John Steelman

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Person.png John Steelman  Rdf-entity.pngRdf-icon.png
John R. Steelman.png
Thornton, Arkansas, U.S
Died1999-07-14 (Age 99)
Naples, Florida
Alma materVanderbilt University, University of North Carolina
White House Chief of Staff for Harry S. Truman

Employment.png White House Chief of Staff Wikipedia-icon.png

In office
December 12, 1946 - January 20, 1953
Succeeded bySherman Adams

John Roy Steelman (June 23, 1900 – July 14, 1999) was the first person to serve as "The Assistant to the President of the United States", in the administration of President Harry S. Truman from 1946 to 1953. The office later became the White House Chief of Staff.

He holds the record for the longest term as Chief of Staff at six years.

Early life and education

John Roy Steelman was born on a farm in Thornton, Arkansas, the son of Martha Ann (née Richardson) and Pleasant C. Steelman. After graduating from high school, he served in World War I. To save money for college tuition, he held jobs that included bookkeeping, logging and agriculture. He rode the railways to Wichita, Kansas, to work in the wheat fields and proudly recalled his time as a blanket stiff, the label used among hobos for a migrant laborer who carried his blanket with him.[1]

Steelman was a descendant of Olof Persson Stille, an immigrant to New Sweden and chief justice of one of its courts, some of whose descendants Anglicized their surname from Stille to Steelman.[2]

Steelman attended Henderson Brown College in Arkadelphia, Arkansas and graduated in 1922. He later went to Vanderbilt University, where he earned his MA in 1924. He received his Ph.D. in 1928 from University of North Carolina in economics and sociology. He was Professor of Sociology and Economics in Alabama College in Montevallo, Alabama from 1928–1934.[3]


After completing his Ph.D., Steelman embarked on a career in academia. He was an instructor at Harvard University before becoming a professor of sociology at Alabama College. Frances Perkins, then Secretary of Labor, delivered the commencement address there in 1934. She met Steelman and admired his recent settlement of a labor dispute in Mobile, Alabama. Ken Hechler describes how impressed Perkins was with "the huge, open-faced, smiling man who taught economics but talked like a down-to-earth fellow...he seemed to know what he was talking about on all the labor issues that interested Secretary Perkins."[4] She convinced him to join the federal government as a member of the United States Conciliation Service, which assisted in settling labor disputes, and later became the Federal Mediation and Conciliation Service (United States). After three years he became Commissioner of Conciliation.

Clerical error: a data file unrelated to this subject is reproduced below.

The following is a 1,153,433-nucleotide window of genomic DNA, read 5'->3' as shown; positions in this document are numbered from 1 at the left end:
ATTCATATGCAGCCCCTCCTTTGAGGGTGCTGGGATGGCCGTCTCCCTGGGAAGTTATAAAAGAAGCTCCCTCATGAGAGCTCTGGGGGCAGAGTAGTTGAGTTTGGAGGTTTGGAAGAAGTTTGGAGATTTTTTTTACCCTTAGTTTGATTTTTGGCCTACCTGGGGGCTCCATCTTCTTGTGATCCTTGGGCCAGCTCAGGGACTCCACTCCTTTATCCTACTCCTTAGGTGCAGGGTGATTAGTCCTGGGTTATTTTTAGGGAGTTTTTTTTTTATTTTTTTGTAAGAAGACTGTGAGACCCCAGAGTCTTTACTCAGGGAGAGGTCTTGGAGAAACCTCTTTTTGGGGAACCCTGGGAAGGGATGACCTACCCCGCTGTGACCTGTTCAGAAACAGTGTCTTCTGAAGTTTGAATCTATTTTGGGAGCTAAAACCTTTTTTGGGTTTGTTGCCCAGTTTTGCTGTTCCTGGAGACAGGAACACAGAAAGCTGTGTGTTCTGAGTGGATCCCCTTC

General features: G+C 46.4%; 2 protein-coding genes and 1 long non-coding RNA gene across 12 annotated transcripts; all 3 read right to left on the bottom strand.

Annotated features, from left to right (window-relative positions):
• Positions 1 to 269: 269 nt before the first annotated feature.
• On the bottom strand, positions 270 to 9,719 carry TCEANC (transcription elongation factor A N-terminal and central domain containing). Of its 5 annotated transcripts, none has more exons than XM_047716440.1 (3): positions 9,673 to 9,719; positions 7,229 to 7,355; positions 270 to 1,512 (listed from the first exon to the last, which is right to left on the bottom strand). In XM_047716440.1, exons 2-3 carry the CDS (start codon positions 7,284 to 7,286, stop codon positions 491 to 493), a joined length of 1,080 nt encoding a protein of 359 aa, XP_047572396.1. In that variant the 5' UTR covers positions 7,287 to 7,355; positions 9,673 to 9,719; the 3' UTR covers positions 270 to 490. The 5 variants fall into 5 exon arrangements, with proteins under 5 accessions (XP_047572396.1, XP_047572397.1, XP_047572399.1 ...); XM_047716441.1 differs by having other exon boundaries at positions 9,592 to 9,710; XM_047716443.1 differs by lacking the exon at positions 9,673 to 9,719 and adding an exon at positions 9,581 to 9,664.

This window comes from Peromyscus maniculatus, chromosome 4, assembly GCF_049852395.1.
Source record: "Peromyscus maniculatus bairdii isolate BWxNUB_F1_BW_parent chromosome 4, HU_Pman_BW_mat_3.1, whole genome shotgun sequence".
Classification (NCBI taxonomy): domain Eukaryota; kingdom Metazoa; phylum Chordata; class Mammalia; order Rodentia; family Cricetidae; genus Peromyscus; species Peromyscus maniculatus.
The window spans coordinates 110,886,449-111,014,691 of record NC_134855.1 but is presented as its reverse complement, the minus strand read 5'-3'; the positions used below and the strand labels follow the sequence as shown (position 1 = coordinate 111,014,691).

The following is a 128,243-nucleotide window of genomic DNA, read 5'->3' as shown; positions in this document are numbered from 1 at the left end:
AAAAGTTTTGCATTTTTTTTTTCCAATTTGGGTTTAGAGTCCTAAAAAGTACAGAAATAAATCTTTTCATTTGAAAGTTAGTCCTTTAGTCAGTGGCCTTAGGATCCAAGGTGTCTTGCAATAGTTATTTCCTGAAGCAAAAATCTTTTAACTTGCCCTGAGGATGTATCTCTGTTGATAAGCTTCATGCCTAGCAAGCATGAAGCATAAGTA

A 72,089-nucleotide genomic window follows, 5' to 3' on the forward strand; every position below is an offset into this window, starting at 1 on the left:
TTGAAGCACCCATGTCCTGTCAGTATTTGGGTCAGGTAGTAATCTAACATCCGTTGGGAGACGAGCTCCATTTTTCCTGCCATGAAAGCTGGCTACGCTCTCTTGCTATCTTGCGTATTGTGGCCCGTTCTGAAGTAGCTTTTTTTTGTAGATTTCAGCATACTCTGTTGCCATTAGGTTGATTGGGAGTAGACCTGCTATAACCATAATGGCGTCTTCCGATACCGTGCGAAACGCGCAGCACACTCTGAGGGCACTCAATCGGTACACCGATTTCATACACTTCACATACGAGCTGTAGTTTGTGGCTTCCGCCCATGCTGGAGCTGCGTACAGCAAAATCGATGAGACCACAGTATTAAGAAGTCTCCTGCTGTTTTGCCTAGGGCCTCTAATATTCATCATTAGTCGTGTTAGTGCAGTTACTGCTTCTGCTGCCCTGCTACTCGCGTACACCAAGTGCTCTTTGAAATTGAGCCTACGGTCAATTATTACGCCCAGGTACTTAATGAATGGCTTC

After President Franklin D. Roosevelt was elected to a fourth term, Steelman worked for a short time in New York City as a public relations consultant. But when Roosevelt died in 1945 and Vice President Harry Truman became President, Steelman returned to the federal government as an adviser to the Secretary of Labor. Later he became a special assistant to the President, serving as Director of the Office of War Mobilization and Reconversion. In 1946, he became "The Assistant to the President." In 1948, he turned down the post of Secretary of Labor, preferring to stay at the White House, where he was particularly focused on establishing policies on science and higher education.

Before joining the White House, Steelman served as:

  • Commissioner of Conciliation, U.S. Conciliation Service, Department of Labor 1934–36
  • Special Assistant to the Secretary of Labor 1936–1937
  • Director, U.S. Conciliation Service, Department of Labor 1937–1944
  • Special Assistant to the President, 1945–1946
  • Director, Office of War Mobilization and Reconversion, 1946
  • Chairman, President's Scientific Research Board, 1946–1947
  • Assistant to the President, 1946–1953
  • Acting Chairman, National Security Resources Board, 1948–1950
  • Acting Director, Office of Defense Mobilization, 1952

After leaving the White House, Steelman became an Industrial Relations Consultant in Washington, D.C. from 1953–1968. From 1955 to 1969 he served in a variety of corporate roles:

  • President of the Montgomery Publishing Company
  • Chairman of the Board of the Record Publishing Company
  • Publisher of newspapers in Bethesda, Silver Spring, and Rockville, Maryland

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  1. John Steelman, 99; From Riding the Rails to Top Truman Aide The New York Times, 22 July 1999
  3. John Steelman, 99; From Riding the Rails to Top Truman Aide The New York Times, 22 July 1999
  4. Ken Hechler, 'Working with Truman: A Personal Memoir of the White House Years,' University of Missouri Press, p. 45